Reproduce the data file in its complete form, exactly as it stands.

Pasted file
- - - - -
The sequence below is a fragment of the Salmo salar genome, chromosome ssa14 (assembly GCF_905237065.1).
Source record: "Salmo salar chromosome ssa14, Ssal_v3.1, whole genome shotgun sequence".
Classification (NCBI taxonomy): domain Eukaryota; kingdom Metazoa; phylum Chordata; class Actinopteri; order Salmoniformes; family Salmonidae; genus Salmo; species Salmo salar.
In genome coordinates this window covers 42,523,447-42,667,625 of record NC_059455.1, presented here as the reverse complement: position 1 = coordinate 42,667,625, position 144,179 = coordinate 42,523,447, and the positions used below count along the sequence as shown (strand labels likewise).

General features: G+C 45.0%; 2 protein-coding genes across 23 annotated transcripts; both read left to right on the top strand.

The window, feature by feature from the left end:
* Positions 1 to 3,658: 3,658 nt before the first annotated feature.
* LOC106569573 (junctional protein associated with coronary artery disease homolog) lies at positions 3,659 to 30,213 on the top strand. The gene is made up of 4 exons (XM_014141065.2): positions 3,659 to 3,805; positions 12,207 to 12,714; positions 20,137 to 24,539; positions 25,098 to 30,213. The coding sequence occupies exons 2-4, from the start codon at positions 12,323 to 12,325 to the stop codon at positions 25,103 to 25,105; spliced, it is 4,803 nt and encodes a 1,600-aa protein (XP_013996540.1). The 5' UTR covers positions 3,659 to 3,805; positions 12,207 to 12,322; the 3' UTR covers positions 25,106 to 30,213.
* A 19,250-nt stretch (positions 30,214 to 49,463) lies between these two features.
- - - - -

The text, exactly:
The sequence below is a fragment of the Salmo salar genome, chromosome ssa14 (assembly GCF_905237065.1).
Source record: "Salmo salar chromosome ssa14, Ssal_v3.1, whole genome shotgun sequence".
Classification (NCBI taxonomy): domain Eukaryota; kingdom Metazoa; phylum Chordata; class Actinopteri; order Salmoniformes; family Salmonidae; genus Salmo; species Salmo salar.
In genome coordinates this window covers 42,523,447-42,667,625 of record NC_059455.1, presented here as the reverse complement: position 1 = coordinate 42,667,625, position 144,179 = coordinate 42,523,447, and the positions used below count along the sequence as shown (strand labels likewise).

General features: G+C 45.0%; 2 protein-coding genes across 23 annotated transcripts; both read left to right on the top strand.

The window, feature by feature from the left end:
* Positions 1 to 3,658: 3,658 nt before the first annotated feature.
* LOC106569573 (junctional protein associated with coronary artery disease homolog) lies at positions 3,659 to 30,213 on the top strand. The gene is made up of 4 exons (XM_014141065.2): positions 3,659 to 3,805; positions 12,207 to 12,714; positions 20,137 to 24,539; positions 25,098 to 30,213. The coding sequence occupies exons 2-4, from the start codon at positions 12,323 to 12,325 to the stop codon at positions 25,103 to 25,105; spliced, it is 4,803 nt and encodes a 1,600-aa protein (XP_013996540.1). The 5' UTR covers positions 3,659 to 3,805; positions 12,207 to 12,322; the 3' UTR covers positions 25,106 to 30,213.
* A 19,250-nt stretch (positions 30,214 to 49,463) lies between these two features.